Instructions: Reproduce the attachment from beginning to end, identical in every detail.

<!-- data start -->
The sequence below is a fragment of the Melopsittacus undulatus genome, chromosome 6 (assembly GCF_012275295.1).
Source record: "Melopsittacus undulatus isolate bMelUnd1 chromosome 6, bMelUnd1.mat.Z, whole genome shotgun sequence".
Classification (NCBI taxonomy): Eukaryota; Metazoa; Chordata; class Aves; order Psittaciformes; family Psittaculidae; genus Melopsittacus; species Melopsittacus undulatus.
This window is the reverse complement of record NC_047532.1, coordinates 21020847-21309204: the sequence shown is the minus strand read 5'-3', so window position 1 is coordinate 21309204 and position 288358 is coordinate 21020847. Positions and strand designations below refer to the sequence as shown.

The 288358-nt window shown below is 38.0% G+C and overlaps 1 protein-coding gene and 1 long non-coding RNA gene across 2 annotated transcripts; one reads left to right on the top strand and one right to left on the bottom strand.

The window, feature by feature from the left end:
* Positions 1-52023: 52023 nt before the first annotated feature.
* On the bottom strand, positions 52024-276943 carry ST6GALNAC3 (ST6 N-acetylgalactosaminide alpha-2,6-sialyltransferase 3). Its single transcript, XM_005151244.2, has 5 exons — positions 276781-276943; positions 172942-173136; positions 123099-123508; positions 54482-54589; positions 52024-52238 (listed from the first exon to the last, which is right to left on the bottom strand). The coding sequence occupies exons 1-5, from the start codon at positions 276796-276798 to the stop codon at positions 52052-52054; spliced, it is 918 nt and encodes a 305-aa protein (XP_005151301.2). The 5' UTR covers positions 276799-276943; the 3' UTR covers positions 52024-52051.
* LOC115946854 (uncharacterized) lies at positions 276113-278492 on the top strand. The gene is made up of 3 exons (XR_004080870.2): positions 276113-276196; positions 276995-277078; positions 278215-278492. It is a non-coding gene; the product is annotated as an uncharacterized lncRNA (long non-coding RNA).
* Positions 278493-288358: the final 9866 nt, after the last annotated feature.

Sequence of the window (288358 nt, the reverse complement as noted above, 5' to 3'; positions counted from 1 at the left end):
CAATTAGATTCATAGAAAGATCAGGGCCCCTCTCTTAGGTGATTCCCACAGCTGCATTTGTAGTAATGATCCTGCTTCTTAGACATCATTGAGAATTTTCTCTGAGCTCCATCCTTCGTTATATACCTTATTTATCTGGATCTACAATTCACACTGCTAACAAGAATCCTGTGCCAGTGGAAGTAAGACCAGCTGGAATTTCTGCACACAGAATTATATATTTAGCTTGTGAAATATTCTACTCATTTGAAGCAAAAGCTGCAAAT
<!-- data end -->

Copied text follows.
The sequence below is a fragment of the Melopsittacus undulatus genome, chromosome 6 (assembly GCF_012275295.1).
Source record: "Melopsittacus undulatus isolate bMelUnd1 chromosome 6, bMelUnd1.mat.Z, whole genome shotgun sequence".
Classification (NCBI taxonomy): Eukaryota; Metazoa; Chordata; class Aves; order Psittaciformes; family Psittaculidae; genus Melopsittacus; species Melopsittacus undulatus.
This window is the reverse complement of record NC_047532.1, coordinates 21020847-21309204: the sequence shown is the minus strand read 5'-3', so window position 1 is coordinate 21309204 and position 288358 is coordinate 21020847. Positions and strand designations below refer to the sequence as shown.

The 288358-nt window shown below is 38.0% G+C and overlaps 1 protein-coding gene and 1 long non-coding RNA gene across 2 annotated transcripts; one reads left to right on the top strand and one right to left on the bottom strand.

The window, feature by feature from the left end:
* Positions 1-52023: 52023 nt before the first annotated feature.
* On the bottom strand, positions 52024-276943 carry ST6GALNAC3 (ST6 N-acetylgalactosaminide alpha-2,6-sialyltransferase 3). Its single transcript, XM_005151244.2, has 5 exons — positions 276781-276943; positions 172942-173136; positions 123099-123508; positions 54482-54589; positions 52024-52238 (listed from the first exon to the last, which is right to left on the bottom strand). The coding sequence occupies exons 1-5, from the start codon at positions 276796-276798 to the stop codon at positions 52052-52054; spliced, it is 918 nt and encodes a 305-aa protein (XP_005151301.2). The 5' UTR covers positions 276799-276943; the 3' UTR covers positions 52024-52051.
* LOC115946854 (uncharacterized) lies at positions 276113-278492 on the top strand. The gene is made up of 3 exons (XR_004080870.2): positions 276113-276196; positions 276995-277078; positions 278215-278492. It is a non-coding gene; the product is annotated as an uncharacterized lncRNA (long non-coding RNA).
* Positions 278493-288358: the final 9866 nt, after the last annotated feature.

Sequence of the window (288358 nt, the reverse complement as noted above, 5' to 3'; positions counted from 1 at the left end):
CAATTAGATTCATAGAAAGATCAGGGCCCCTCTCTTAGGTGATTCCCACAGCTGCATTTGTAGTAATGATCCTGCTTCTTAGACATCATTGAGAATTTTCTCTGAGCTCCATCCTTCGTTATATACCTTATTTATCTGGATCTACAATTCACACTGCTAACAAGAATCCTGTGCCAGTGGAAGTAAGACCAGCTGGAATTTCTGCACACAGAATTATATATTTAGCTTGTGAAATATTCTACTCATTTGAAGCAAAAGCTGCAAAT